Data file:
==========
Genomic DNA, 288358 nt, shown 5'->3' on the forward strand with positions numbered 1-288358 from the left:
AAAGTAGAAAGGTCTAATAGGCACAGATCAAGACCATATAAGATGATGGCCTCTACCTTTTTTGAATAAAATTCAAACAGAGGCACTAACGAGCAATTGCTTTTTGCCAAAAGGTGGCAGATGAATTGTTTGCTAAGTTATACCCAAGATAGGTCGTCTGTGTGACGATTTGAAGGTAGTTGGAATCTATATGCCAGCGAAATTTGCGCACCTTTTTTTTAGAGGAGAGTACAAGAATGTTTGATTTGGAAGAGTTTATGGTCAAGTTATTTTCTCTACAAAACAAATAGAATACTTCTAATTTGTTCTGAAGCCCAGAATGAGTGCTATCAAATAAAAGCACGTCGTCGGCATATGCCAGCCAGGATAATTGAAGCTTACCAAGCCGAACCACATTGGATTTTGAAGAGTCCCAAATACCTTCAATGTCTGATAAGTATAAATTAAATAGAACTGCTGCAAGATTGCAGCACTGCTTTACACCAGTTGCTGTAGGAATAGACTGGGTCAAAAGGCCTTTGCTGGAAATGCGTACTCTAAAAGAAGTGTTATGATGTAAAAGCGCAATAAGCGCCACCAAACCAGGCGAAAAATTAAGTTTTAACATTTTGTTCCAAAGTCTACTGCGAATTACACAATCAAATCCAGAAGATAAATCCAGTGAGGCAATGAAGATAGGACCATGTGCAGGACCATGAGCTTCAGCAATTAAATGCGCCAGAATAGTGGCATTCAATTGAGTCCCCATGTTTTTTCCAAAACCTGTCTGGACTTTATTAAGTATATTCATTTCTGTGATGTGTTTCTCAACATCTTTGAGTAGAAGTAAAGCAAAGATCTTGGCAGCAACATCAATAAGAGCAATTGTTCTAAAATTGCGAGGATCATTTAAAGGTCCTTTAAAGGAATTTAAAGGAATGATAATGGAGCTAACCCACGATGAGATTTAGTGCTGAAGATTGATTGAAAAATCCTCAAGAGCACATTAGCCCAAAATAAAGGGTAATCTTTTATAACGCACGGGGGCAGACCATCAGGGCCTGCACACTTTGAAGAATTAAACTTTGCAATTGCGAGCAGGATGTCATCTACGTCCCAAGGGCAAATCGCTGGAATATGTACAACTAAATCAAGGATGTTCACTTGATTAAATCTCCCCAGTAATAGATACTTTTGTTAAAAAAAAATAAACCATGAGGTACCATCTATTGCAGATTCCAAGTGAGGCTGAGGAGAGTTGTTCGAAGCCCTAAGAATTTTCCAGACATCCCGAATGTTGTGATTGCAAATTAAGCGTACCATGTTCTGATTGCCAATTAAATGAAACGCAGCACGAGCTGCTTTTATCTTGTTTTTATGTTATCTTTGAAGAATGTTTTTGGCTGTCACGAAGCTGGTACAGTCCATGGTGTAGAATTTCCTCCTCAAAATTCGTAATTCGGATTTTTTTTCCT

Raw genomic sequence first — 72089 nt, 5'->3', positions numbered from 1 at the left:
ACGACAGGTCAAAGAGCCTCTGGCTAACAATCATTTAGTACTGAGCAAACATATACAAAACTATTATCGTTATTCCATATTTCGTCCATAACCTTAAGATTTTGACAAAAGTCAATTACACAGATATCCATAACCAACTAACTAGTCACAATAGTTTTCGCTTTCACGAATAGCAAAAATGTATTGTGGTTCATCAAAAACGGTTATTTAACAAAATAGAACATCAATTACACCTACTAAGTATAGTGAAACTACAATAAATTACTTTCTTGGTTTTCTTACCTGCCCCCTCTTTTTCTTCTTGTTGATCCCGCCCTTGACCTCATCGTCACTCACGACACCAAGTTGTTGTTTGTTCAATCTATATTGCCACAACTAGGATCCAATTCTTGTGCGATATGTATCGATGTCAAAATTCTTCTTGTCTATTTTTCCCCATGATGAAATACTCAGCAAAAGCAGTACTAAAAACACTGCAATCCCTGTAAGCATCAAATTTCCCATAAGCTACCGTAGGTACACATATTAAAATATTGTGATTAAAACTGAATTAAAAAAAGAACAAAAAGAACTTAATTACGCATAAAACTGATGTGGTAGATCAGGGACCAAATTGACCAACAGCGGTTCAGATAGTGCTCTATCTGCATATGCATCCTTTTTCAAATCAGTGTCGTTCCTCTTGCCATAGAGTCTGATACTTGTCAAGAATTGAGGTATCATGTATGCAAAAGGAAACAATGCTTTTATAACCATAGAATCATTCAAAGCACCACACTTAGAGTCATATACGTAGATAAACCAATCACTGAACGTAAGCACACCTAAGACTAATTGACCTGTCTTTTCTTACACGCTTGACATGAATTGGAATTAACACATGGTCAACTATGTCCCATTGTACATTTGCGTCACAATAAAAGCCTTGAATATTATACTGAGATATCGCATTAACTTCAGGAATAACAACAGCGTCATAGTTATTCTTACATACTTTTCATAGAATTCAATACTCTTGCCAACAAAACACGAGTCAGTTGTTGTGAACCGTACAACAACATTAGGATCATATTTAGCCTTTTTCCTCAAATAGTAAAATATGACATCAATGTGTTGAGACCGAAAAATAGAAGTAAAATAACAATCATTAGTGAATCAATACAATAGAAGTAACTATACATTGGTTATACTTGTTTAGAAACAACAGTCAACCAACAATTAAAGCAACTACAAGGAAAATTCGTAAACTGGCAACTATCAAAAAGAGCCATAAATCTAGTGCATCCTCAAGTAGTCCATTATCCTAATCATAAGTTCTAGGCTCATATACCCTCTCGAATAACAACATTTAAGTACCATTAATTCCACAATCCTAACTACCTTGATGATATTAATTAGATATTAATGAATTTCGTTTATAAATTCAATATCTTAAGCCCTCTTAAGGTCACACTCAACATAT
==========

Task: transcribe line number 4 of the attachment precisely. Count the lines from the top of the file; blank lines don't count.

ACGACAGGTCAAAGAGCCTCTGGCTAACAATCATTTAGTACTGAGCAAACATATACAAAACTATTATCGTTATTCCATATTTCGTCCATAACCTTAAGATTTTGACAAAAGTCAATTACACAGATATCCATAACCAACTAACTAGTCACAATAGTTTTCGCTTTCACGAATAGCAAAAATGTATTGTGGTTCATCAAAAACGGTTATTTAACAAAATAGAACATCAATTACACCTACTAAGTATAGTGAAACTACAATAAATTACTTTCTTGGTTTTCTTACCTGCCCCCTCTTTTTCTTCTTGTTGATCCCGCCCTTGACCTCATCGTCACTCACGACACCAAGTTGTTGTTTGTTCAATCTATATTGCCACAACTAGGATCCAATTCTTGTGCGATATGTATCGATGTCAAAATTCTTCTTGTCTATTTTTCCCCATGATGAAATACTCAGCAAAAGCAGTACTAAAAACACTGCAATCCCTGTAAGCATCAAATTTCCCATAAGCTACCGTAGGTACACATATTAAAATATTGTGATTAAAACTGAATTAAAAAAAGAACAAAAAGAACTTAATTACGCATAAAACTGATGTGGTAGATCAGGGACCAAATTGACCAACAGCGGTTCAGATAGTGCTCTATCTGCATATGCATCCTTTTTCAAATCAGTGTCGTTCCTCTTGCCATAGAGTCTGATACTTGTCAAGAATTGAGGTATCATGTATGCAAAAGGAAACAATGCTTTTATAACCATAGAATCATTCAAAGCACCACACTTAGAGTCATATACGTAGATAAACCAATCACTGAACGTAAGCACACCTAAGACTAATTGACCTGTCTTTTCTTACACGCTTGACATGAATTGGAATTAACACATGGTCAACTATGTCCCATTGTACATTTGCGTCACAATAAAAGCCTTGAATATTATACTGAGATATCGCATTAACTTCAGGAATAACAACAGCGTCATAGTTATTCTTACATACTTTTCATAGAATTCAATACTCTTGCCAACAAAACACGAGTCAGTTGTTGTGAACCGTACAACAACATTAGGATCATATTTAGCCTTTTTCCTCAAATAGTAAAATATGACATCAATGTGTTGAGACCGAAAAATAGAAGTAAAATAACAATCATTAGTGAATCAATACAATAGAAGTAACTATACATTGGTTATACTTGTTTAGAAACAACAGTCAACCAACAATTAAAGCAACTACAAGGAAAATTCGTAAACTGGCAACTATCAAAAAGAGCCATAAATCTAGTGCATCCTCAAGTAGTCCATTATCCTAATCATAAGTTCTAGGCTCATATACCCTCTCGAATAACAACATTTAAGTACCATTAATTCCACAATCCTAACTACCTTGATGATATTAATTAGATATTAATGAATTTCGTTTATAAATTCAATATCTTAAGCCCTCTTAAGGTCACACTCAACATAT